- The City will actively promote, encourage, and incentivize bicycling and walking while discouraging driving aggressively, too fast, and while under the influence.
- Investing financially in safe streets for non-automobile mobility is a crucial step in combating the harmful effects of climate change and poor air quality, and Pittsburgh will take full advantage of funding at the local, state and federal levels to build out complete networks of biking and walking infrastructure.
- Implementing smart parking meters that respond to demand for parking and raises or lowers pricing accordingly as well as extending metering hours would disincentivize driving in favor of alternative modes of transportation.
- Lowering speed limits from 25 to 20 on residential streets and from 35 to 25 on arterials along with traffic calming tools will reduce crashes, save lives, use less fuel, and encourage more people to take other modes of transportation rather than simply default to driving.
- Reducing on street car parking in favor of expanded sidewalks, bike lanes, and “streateries” will curb demand for driving, enhance business districts, and increase demand for walking and biking.
Equity and Affordability
- Our street designs will be thoughtful and self-enforcing so that Pittsburgh is not reliant on armed police enforcement of traffic laws. Traffic stops are the single most common form of armed police initiated contact with citizens, and local data shows that Black Pittsburghers are disproportionately pulled over compared to White Pittsburghers.
- The City will prohibit racial profiling related to traffic stops.
- Bicycling facilities, city-owned sidewalks and steps are important pieces of our transportation network and are properly managed and maintained in all seasons so that people who lack cars can get around safely.
- Pittsburgh is a city where it’s easy and convenient to walk, bike, use a wheelchair or other mobility device, and take transit. The ability to combine modes will be simple, convenient and affordable.
- In order to encourage more walkable, bikeable neighborhoods, as well as more affordability the City, should eliminate mandatory minimum parking requirements citywide, eliminate single family residential zoning, adopt a form based zoning code, adopt inclusionary zoning in neighborhoods where people are being priced out, and unbundle parking fees from rents – pricing them out separately.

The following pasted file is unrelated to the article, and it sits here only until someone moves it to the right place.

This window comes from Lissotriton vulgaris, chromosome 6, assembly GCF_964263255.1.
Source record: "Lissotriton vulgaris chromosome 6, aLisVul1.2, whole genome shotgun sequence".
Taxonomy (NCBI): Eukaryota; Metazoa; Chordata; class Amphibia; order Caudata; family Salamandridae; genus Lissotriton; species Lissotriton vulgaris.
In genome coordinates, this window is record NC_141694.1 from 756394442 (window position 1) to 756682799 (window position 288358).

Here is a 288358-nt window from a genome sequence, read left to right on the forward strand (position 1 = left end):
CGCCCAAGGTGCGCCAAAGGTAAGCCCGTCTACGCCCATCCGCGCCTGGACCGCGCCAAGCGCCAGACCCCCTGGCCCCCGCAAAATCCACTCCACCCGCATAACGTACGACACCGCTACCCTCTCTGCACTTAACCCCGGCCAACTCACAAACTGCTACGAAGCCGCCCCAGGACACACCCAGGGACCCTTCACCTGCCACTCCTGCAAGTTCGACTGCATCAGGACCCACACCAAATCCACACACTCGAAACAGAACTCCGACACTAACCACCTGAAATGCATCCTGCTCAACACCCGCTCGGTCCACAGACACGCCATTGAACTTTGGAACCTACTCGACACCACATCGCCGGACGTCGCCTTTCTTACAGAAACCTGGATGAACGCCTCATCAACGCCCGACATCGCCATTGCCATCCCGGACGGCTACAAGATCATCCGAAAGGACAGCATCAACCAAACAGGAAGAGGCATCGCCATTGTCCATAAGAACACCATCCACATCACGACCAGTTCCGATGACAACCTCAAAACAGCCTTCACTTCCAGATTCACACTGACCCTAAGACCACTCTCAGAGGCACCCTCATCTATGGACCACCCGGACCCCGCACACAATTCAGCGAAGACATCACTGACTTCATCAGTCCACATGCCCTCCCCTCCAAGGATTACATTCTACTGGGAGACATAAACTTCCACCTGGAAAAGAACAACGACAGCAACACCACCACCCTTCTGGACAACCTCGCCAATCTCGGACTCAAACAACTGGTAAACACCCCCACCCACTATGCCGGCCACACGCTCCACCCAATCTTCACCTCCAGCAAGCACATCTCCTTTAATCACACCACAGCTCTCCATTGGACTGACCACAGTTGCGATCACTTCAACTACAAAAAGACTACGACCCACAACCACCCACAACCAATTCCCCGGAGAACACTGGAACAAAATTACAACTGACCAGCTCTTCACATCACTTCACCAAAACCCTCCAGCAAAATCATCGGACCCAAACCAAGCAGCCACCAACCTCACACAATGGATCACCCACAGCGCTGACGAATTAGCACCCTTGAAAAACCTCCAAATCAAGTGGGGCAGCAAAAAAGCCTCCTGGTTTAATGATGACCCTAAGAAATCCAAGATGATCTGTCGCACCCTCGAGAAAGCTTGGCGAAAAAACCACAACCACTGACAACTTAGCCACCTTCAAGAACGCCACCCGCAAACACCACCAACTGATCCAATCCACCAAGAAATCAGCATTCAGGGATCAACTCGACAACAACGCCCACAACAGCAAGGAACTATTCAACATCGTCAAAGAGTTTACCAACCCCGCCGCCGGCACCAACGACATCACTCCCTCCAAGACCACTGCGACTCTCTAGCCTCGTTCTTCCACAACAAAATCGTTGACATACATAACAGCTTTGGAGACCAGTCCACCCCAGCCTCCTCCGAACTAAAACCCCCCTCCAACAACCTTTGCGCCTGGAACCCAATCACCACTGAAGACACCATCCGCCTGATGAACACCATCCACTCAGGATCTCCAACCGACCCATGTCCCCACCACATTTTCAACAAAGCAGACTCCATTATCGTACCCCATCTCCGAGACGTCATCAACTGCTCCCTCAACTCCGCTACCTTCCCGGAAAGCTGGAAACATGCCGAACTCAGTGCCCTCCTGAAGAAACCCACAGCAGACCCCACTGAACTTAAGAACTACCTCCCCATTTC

Jobs and Economy
- The City is committed to improving the health and quality of life of Pittsburghers by creating access to complete networks of safe bicycling and walking facilities, and by creating, supporting and promoting events and opportunities to bike and walk for all. Our neighborhood mainstreets will be great places to visit by foot and by bike.
- Pittsburghers are able to live affordably partly because they do not need to own a car in order to access all the things they need from jobs to groceries to healthcare. And, because the overwhelming majority of the retail price of cars and gas leaves the local economy, people who live car free put more of their money into local businesses.
- As the start/finish to the Great Allegheny Passage, a stop along the Underground Railroad Bicycle Route, and home to fantastic roads, trails, and parks for riding, Pittsburgh will be a major destination for bicycle tourism in the United States, an $83 billion dollar industry that generates $97 billion in retail spending and has created nearly 850,000 jobs.
- Pittsburgh is ready and able to put people to work creating biking and walking infrastructure. For every $1 million spent, projects creating bike infrastructure produces 46% more jobs than creating car-only infrastructure.